Reading: Pedagogy of the Oppressed

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Paolo Freire

It will be evident from the title of this blog Paulo Freire’s Pedagogy of the Oppressed, first published in Portuguese in 1968 and then in English two years later, has already been an influence on my thinking. The book emerged from Freire’s own experiences of a chilhood in poverty in Brazil and later from teaching adult literacy classes. As well as being shaped by his personal and professional experiences Freire’s argument is heavily informed by post-colonial and neo-marxist theory. In terms of the former, evident is the influence of the writings of Frantz Fanon, who’s Wretched of the Earth published in 1961 has interesting parallels with Freire’s writing in the way it analyses the creation of colonial power and what it envisions as the perquisites for struggle and liberation. In terms of the latter the writings of Antonio Gramsci (discussed later) have also clearly been important.

Freire attempts to do several things in his book. For starters, he makes a compelling argument against the platitude that knowledge is in itself power, suggesting instead that the means by which knowledge arrives is at least as important. As a result of this education can prove to be a force for oppression, which reinforces the relationships between those with power and those without, as much as a tool of liberation. This re-entrenching of oppression happens via a form of mutual consent, even though this relationship is clearly in the interest of the former group and not the latter. Freire sees freedom as something which can never be simply bestowed on those without it by those in power, however well-intentioned the latter might be, but as something which must be proactively taken by those who lack it. Part of the route to doing this is praxis, essentially action informed by knowledge (or inversely knowledge made into action) which Freire sees as the product of successful education. As someone who has always felt uncomfortable with the idea of theory and practice as distinct arenas, Freire’s emphasis on praxis is exciting.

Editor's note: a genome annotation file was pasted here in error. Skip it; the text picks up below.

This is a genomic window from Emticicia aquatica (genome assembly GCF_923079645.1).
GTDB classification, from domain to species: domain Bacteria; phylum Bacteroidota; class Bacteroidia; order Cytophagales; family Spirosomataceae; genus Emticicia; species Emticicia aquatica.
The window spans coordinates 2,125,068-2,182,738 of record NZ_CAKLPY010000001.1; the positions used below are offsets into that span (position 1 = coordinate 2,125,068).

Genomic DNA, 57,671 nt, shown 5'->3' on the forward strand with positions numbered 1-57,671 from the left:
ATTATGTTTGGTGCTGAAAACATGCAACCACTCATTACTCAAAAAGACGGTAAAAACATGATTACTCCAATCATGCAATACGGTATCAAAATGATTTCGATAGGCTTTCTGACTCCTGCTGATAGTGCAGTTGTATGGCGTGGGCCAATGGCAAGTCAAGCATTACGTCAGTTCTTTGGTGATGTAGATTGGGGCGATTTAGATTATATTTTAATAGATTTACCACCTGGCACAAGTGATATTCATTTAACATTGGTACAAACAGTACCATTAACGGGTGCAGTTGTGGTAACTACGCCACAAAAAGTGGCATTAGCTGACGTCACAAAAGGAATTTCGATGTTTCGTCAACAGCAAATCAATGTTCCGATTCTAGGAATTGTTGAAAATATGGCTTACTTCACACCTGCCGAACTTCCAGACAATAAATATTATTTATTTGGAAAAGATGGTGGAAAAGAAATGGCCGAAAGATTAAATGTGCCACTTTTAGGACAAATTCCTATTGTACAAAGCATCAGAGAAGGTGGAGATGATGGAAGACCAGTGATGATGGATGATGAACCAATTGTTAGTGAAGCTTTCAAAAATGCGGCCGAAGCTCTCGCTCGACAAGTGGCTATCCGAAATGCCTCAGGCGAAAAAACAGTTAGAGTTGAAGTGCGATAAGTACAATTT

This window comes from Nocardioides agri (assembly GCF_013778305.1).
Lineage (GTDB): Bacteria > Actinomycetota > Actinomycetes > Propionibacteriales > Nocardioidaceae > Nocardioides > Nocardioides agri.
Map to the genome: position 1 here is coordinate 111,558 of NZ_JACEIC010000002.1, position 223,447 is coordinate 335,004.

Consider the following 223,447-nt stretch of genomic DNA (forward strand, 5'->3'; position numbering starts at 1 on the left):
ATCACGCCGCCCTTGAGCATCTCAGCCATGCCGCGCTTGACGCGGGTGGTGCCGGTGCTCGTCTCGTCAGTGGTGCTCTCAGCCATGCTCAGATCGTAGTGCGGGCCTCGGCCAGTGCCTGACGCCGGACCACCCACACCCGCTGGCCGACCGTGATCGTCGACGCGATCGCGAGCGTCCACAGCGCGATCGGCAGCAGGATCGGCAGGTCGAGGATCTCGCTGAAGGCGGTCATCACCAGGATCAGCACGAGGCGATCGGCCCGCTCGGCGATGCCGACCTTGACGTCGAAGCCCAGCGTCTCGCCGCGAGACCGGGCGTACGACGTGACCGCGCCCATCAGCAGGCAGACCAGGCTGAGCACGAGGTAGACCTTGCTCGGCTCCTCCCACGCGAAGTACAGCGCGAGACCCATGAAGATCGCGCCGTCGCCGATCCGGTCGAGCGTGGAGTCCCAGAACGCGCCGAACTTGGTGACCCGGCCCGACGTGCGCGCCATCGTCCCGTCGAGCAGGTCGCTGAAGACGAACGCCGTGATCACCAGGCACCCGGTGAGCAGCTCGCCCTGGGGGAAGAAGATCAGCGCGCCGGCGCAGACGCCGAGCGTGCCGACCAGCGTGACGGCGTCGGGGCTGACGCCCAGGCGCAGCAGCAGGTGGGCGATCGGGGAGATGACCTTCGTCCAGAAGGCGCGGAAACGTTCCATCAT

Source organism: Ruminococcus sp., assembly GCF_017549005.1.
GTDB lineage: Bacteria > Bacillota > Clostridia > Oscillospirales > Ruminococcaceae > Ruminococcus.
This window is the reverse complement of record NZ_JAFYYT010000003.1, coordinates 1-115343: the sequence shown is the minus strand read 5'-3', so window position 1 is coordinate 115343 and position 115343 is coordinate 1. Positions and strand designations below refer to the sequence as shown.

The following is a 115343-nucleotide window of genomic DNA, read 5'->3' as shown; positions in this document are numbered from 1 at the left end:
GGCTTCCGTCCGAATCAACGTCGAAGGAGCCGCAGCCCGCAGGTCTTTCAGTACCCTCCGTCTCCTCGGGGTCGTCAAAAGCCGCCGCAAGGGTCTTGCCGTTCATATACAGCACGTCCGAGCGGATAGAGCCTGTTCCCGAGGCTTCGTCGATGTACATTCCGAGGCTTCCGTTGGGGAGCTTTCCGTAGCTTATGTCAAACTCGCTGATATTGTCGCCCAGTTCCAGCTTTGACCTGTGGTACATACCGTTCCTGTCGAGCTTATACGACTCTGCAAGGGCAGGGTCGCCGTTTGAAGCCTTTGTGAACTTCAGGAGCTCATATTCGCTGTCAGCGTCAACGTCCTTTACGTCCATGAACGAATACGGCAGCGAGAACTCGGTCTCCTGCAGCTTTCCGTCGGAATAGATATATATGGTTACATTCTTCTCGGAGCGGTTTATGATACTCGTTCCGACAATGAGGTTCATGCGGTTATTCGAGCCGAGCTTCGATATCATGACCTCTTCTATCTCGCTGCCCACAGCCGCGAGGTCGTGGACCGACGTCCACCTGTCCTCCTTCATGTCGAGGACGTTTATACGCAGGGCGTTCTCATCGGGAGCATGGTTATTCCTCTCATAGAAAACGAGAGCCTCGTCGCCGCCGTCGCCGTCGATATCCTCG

In the second chapter Freire seeks to define and critique a banking model of education, a narrative approach to education where the educator’s role is to store up or deposit information in the student for example through linear, didactic classes. Freire sees this (fairly traditional) model of teaching as problematic because of its top down nature, it’s tendency to stifle creativity and prevent students from actively participating in the process of learning or the ownership of knowledge. ‘Instead of communicating, the teacher issues communiques and makes deposits which the students patiently receive, memorize, and repeat’ (p.58). In my short experience this is often the model students seem most used to when we ‘inherit’ them from previous teachers and institutions, particularly secondary school, and it can be a difficult one for students to escape from when they have a strong sense that learning is an essentially passive experience. The question of how you break down this expectation where it has already taken hold is something I’m interested to explore more in the future.

A third idea Freire introduces is the idea of conscientizacao, meaning critical consciousness or consciousness building, as a core task of education. He argues that the role of a teacher is to enable students to reflect on their world critically, and by doing this to recognise those aspects of it they wish to challenge or change. This idea has some parallels with Antonio Gramsci’s ideas about power being rooted in ideology, and his suggestion that the means by which specific groups exercise power is through the transmutation of ideology, either into something which appears innate and unquestionable (and which therefore may not be challenged) or into something self-evidently artificial and therefore ripe to be torn down and replaced with something else. Freire’s conscientizacao suggests that we equip students with the critical skills to see through the world around them, identify those areas that are problematic to them and then tackle them in the way that seems appropriate to them. This again has definite resonance for the teaching of documentary photography, where a critical consciousness about events in the world and a willingness to ask questions which some might construe as so obvious as to be not worth asking can often lead to the production of the most engaging and original documentary work.

In short Friere’s context and students might be radically different from those of the English higher education system, but there are some interesting comparisons and similarities which might be pulled out of it. Teaching literacy for example bears some similarity to teaching photography, where such a large part of what we do is to teach visual literacy, something which is far harder, slower and ultimately more productive to acquire than knowledge of how a particular camera works. As mentioned at the start of this post, this is not my first encounter with Freire’s work and something I am interested to consider in the future is how his ideas relate to the radically different contexts in which I teach, including the use of online platforms. While e-learning is often touted as liberational in the way it potentially transcends many of the physical limitations of traditional face to face education, and as an almost transparent portal through which teaching continues as normal, critical theory suggests otherwise, and it would be an interesting question to think about the extent to which e-learning encourages or discourages the sort of active, critical learning that Friere is advocating.